Three months after closing in order to start a restoration, Polson Museum is just about ready for company.
On Saturday, John Larson, executive director at Polson Museum, will open up the two-story 99-year-old brown and white house — 1611 Riverside Ave., in Hoquiam.
The Daily World took a short tour of the worked-on spaces inside the museum. Larson showed some excitement in showing off all the hard work he and his staff have poured into the museum — an artifact itself — and its laundry room, servants’ stairwell and servants’ bathroom.
“I’m so glad to be done with this,” Larson said about the tireless hours museum staff put into the restoration. “It feels like we’re working on a house.”
While staff was still doing its finishing touches to the museum in preparation for the open house on Saturday, when the the public can view the spaces from 11 a.m. to 4 p.m., Larson explained a bit about the work done to the building.
That work included everything — from cleaning, repainting, polishing, reflooring and even cleaning the light switch plates — throughout the spaces. The process began in January.
“The tediousness, all these stairwell rungs had to be painted,” Larson said as he showed The Daily World the servants’ stairwell.
As Larson said, he’s just glad for this project to be done. The museum staff wasn’t just restoring a building, they were restoring a historic building. And, they’ve been doing it as they sort and archive a large donation the museum received months ago.
“It’ll be fun to show off,” Larson said about the spaces. “They haven’t been open (to the public) before.”
Outside of Saturday being an open house from 11 a.m. to 4 p.m., Larson will host a gathering he’s calling “No Foolin’” at 2 p.m. inside the museum’s main living room. Katie Lutz, adult services librarian at Hoquiam Timberland Library, will join Larson.
“We will present information on all manner of research tips, tools and places that people can find information on history related to people, places and events. We’ll share information on what resources exist locally in museums and libraries, as well as what can be found at out of town repositories such as universities, libraries and archives.”
Mary Thornton, secretary for Polson Museum, talked a little bit more about what people who come to Polson Museum will learn Saturday. One of those relates to Sanborn Fire Insurance Maps Online Checklist. The checklist provides a searchable database of the fire insurance maps published by the Sanborn Map Company, according to the Library of Congress.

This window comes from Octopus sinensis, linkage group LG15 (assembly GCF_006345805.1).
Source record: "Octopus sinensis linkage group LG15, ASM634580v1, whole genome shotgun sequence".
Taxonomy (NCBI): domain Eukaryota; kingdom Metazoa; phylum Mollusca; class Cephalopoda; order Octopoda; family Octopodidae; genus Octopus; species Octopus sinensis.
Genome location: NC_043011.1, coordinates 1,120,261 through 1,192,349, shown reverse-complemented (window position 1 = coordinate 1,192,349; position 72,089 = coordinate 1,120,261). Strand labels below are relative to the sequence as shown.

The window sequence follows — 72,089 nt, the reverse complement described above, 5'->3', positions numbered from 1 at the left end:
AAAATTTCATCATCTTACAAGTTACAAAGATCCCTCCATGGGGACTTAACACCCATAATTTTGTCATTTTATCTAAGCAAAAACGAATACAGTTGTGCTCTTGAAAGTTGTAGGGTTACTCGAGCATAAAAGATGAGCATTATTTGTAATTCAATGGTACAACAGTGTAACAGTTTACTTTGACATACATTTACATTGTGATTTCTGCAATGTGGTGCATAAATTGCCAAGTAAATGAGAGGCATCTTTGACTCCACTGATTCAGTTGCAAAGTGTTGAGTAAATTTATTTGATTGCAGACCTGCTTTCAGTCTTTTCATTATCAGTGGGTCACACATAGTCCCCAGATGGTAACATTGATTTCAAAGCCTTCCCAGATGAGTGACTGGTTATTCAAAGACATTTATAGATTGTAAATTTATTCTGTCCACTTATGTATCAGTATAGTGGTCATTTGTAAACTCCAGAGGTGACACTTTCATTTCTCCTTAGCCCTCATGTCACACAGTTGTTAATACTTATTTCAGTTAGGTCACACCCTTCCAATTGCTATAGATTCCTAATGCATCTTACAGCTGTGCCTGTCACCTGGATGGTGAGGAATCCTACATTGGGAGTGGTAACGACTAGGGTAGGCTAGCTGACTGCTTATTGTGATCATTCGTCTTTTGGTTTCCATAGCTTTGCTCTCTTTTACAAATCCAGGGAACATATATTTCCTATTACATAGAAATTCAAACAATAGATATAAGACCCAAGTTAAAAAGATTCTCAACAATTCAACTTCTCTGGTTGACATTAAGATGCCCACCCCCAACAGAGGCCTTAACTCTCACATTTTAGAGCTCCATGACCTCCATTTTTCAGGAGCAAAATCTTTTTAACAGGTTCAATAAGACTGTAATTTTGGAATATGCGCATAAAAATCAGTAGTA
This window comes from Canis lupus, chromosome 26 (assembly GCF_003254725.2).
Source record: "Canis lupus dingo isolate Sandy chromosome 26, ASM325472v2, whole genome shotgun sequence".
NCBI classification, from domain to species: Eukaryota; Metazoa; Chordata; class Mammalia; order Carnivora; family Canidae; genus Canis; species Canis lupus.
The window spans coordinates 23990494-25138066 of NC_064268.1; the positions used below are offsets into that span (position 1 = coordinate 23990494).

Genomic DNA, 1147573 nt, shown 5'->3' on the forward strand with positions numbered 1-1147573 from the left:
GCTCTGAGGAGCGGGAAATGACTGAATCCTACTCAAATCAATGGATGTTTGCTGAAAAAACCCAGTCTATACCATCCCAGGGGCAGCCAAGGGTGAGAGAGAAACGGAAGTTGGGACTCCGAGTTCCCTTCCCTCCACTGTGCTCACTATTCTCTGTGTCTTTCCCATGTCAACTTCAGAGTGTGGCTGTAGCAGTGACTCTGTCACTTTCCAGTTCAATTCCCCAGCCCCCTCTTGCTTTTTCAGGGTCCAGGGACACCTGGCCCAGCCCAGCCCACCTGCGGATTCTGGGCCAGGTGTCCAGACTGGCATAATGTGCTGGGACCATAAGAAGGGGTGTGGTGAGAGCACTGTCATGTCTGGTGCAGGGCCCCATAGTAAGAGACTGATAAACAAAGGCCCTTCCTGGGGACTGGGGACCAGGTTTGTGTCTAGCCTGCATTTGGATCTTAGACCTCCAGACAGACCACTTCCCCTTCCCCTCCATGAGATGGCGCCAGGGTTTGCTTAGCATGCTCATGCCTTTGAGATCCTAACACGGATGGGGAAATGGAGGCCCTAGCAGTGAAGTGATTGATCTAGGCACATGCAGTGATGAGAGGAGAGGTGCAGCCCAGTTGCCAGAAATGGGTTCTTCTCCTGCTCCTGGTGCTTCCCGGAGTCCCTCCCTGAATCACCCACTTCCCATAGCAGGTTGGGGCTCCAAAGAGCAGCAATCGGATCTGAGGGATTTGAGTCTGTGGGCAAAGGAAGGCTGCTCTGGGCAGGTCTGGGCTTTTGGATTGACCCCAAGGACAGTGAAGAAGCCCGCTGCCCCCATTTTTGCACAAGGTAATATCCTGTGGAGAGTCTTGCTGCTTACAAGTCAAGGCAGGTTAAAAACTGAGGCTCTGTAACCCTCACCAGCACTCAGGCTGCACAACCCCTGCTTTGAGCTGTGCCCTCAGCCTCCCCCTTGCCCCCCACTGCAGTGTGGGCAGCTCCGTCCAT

“These are maps of our towns,” Thornton said. “You can see your house in a specific year.”
Thornton explained how you can look at the database and find if there were changes — such as a garage addition — made to specific buildings throughout Grays Harbor County.
As far as the restoration to the laundry room, servants’ stairwell and servants’ bathroom goes, Thornton said it’s been a long time since they’ve been worked on.
“The areas we worked on this time haven’t been done since before John (Larson) started here 25 years ago,” Thornton said. “The restoration gives the building a nicer presentation. Keeping this house preserved takes a lot of work. There’s always a project going on and to take an almost 100-year-old building — a 99-year-old building — takes a lot of hard work.”
And, it’s not just an old building, it’s the largest artifact the museum has.
Larson, who was being pulled this way and that on Wednesday, stopped and thought about what the gathering this weekend means.
“The open house is just a great way to explore their local history museum,” Larson said.
Contact Reporter Matthew N. Wells at firstname.lastname@example.org.
Red Car Raffle
In addition to the 2 p.m. gathering, Polson Museum staff is also launching the return of its “Red Car Raffle,” which took a pause because of the COVID-19 pandemic. Since 2002, the museum has given new, red cars in a raffle that Larson said is quite popular. While the museum is launching it, the drawing won’t happen until later in the year. Larson will have more details soon.